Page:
Zero Gravity Kit Review
Cons: Fairly expensive
Manufacturer: Zero Gravity
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Our Analysis and Test Results
The Zero Gravity Kit is a basic slackline, that compares well with many of the other beginner options in our review. There are a couple of features this kit has that are worth mentioning and overall, for beginners, this is a great option.
Ease of Set-Up
Setting up the Zero Gravity is just as simple as any other ratchet based system. In addition to the slackline and ratchet, the kit also comes with a pair of 57" long tree protectors, an overhead training line, arm trainers and a slack wrap to tidy the excess webbing, keeping it out of the dirt. If you choose to use all the components for a beginner, the assembly process will take a few extra minutes, but overall, the set-up is simple and straightforward.
With an overhead training line and arm trainer, this line is pretty versatile. It makes an ideal learning rig, but will also be a decent, basic line for casual use for years to come.
With an overall length of 52', this slackline is somewhat limited by where it can be used. For most beginners, this should be plenty long, but after they get the hang of everything, they soon may be wishing they had a few extra feet or a slightly more dynamic type of webbing.
These days, slacklines in this category all tend to be quite comparable on the quality front. We haven't seen many slacklines over the past few years that we would consider poor quality. We didn't have any issues that made us take away major points, but the overall design is only decent when compared to similar models.
As with taking down any ratchet tensioned slackline, this does come with quite a bite. Always remember to keep hair and fingers clear when releasing it. When you set this line up, pay attention to assure you keep the webbing centered in the drum, because if the material drifts to the side-wall, it will rub hard against the edge when it's released and cause the line to prematurely wear out. We didn't have any problems but we did notice the drum tolerances were a bit loose, making this a possible issue.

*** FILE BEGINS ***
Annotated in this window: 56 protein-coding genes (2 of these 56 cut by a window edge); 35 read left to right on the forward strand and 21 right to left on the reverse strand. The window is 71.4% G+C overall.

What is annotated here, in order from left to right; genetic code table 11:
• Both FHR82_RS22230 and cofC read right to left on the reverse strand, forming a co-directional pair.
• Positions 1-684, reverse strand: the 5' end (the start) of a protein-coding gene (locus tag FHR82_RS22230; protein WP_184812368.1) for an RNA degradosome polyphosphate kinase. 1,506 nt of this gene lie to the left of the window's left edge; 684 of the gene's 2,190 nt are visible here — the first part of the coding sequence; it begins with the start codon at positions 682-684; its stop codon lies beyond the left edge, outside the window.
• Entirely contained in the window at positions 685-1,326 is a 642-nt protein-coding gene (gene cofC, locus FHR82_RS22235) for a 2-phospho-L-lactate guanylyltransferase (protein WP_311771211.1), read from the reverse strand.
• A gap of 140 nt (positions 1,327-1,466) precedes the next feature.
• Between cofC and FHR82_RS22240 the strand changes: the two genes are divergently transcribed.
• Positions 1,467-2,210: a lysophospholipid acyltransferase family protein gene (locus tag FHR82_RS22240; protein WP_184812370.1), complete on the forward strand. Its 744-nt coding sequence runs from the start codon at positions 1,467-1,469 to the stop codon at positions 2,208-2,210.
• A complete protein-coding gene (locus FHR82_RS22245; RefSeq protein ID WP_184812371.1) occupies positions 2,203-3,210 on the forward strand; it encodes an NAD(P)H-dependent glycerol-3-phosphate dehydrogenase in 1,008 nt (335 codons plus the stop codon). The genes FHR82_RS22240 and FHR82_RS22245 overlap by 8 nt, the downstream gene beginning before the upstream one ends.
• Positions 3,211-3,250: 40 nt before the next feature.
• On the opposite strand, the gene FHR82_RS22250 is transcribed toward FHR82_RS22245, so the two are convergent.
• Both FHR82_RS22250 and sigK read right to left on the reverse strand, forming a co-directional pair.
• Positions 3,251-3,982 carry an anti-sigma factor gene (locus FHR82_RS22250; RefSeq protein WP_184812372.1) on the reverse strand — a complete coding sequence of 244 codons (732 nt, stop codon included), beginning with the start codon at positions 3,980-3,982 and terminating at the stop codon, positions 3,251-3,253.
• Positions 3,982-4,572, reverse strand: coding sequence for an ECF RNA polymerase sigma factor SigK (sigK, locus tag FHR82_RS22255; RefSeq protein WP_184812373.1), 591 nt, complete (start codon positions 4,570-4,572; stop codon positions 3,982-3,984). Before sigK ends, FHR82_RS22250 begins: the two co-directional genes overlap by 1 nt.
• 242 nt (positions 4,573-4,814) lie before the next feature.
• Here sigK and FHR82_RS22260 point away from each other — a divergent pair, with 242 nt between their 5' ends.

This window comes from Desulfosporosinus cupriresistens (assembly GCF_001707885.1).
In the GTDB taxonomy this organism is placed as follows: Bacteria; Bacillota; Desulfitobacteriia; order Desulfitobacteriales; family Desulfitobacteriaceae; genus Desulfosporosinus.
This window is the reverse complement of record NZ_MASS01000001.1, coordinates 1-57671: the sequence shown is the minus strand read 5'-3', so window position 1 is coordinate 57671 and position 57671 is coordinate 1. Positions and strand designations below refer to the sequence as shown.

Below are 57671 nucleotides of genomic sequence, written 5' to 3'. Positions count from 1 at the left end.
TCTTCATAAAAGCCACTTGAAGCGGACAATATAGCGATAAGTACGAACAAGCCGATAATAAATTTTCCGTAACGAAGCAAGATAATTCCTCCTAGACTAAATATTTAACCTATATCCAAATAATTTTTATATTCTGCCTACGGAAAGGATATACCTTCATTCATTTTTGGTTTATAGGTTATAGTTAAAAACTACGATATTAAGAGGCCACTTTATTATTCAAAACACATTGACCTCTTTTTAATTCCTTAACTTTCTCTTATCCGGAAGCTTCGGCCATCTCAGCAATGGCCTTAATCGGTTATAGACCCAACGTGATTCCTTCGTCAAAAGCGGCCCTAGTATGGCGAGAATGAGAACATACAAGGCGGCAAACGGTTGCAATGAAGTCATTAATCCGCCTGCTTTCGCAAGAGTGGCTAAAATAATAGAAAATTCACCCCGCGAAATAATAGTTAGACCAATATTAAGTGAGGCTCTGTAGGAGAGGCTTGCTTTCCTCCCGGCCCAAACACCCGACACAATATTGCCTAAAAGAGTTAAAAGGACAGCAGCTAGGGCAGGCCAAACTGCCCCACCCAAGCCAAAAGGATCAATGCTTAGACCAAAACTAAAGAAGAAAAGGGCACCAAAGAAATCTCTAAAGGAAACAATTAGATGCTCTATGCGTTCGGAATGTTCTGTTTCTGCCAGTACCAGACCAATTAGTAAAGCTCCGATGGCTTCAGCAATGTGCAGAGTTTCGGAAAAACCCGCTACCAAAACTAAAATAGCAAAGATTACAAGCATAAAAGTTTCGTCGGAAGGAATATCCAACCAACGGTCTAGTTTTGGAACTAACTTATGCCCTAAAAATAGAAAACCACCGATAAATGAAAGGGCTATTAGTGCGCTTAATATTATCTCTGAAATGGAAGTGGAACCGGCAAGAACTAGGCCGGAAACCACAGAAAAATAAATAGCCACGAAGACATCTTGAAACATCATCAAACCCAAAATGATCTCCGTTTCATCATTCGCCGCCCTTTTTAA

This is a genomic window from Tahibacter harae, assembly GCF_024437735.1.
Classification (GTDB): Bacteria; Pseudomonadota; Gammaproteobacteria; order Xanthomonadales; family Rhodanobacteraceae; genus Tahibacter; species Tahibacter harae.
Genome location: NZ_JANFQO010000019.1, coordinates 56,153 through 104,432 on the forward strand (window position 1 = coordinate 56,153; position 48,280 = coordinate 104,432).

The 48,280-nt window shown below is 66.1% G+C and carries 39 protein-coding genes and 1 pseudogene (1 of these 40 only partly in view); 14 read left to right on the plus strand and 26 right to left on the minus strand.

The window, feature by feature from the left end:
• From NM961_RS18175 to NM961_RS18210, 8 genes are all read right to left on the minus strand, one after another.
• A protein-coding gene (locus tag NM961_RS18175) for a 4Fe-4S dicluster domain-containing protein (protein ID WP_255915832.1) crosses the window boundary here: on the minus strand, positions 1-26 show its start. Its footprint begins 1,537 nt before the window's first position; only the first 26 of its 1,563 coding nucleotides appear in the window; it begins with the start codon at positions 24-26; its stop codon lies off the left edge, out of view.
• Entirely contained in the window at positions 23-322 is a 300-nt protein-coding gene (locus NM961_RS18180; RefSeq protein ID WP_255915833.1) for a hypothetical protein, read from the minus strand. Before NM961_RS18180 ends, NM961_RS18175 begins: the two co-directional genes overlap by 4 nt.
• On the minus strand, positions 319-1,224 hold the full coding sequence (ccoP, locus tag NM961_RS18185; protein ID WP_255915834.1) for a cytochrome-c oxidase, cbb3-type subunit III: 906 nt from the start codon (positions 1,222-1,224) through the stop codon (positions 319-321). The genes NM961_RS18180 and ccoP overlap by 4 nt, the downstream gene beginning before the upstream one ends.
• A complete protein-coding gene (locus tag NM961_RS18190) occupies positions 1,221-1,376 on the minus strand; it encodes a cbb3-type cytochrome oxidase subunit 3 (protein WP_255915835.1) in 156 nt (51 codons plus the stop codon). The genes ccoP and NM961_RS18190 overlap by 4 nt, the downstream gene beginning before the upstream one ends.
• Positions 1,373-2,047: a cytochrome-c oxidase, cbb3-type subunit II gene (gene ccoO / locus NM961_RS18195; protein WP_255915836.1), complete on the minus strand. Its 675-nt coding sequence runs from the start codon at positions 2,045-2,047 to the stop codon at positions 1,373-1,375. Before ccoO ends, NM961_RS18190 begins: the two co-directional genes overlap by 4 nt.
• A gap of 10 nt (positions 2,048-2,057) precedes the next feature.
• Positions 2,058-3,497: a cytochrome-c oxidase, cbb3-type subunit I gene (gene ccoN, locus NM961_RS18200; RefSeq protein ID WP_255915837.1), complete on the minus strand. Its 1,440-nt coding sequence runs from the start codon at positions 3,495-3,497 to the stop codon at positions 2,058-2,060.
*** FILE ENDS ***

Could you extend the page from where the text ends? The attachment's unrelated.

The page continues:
This kit has a good set of extra features that will go a long way to helping a new slacker get the hang of things. The webbing itself has less bounce and stretch, making it slightly more stable, which is perfect for learning.
The overhead training line is decent but instead of using a smaller ratchet that most companies use, the Zero Gravity just uses a basic canoe strap style tensioner. This line also comes with a webbing arm-trainer that is then drooped over the training line that you hold onto, creating a more natural way of learning, allowing your arms to swing to catch balance instead of just grabbing for the line overhead when you start to fall.
While the tree protectors are pretty basic, they do have a decent 57" length to help get around semi-large trees. They also come with extra velcro tabs that can be used to hold the anchor webbing in place on the pads while you set up the rest of the system.
We were impressed by the better than average zippered carrying bag that this kit came with. It has a nice rubber handle grip and helps keep everything contained for traveling and storing the kit. This kit also has what they refer to as a "Slack Wrap". The Slack Wrap is nothing more than a piece of 2" wide elastic with velcro that is wrapped around the excess slackline webbing keeping it from dangling down into the dirt.
This kit has a fair value. If this system was priced lower it would attract more users that are looking to get into the sport, but at its current price, we feel there are better options. The system does have a pretty comprehensive list of features that are aimed at the first time walker, so if this is you, it's worth weighing the pros and cons that this line offers.
Any beginner looking for a starter kit will find this slackline to check all the boxes unless they are on a tight budget. While the price isn't outrageous, a similarly featured rig can be found at roughly half the price.
— Adam Paashaus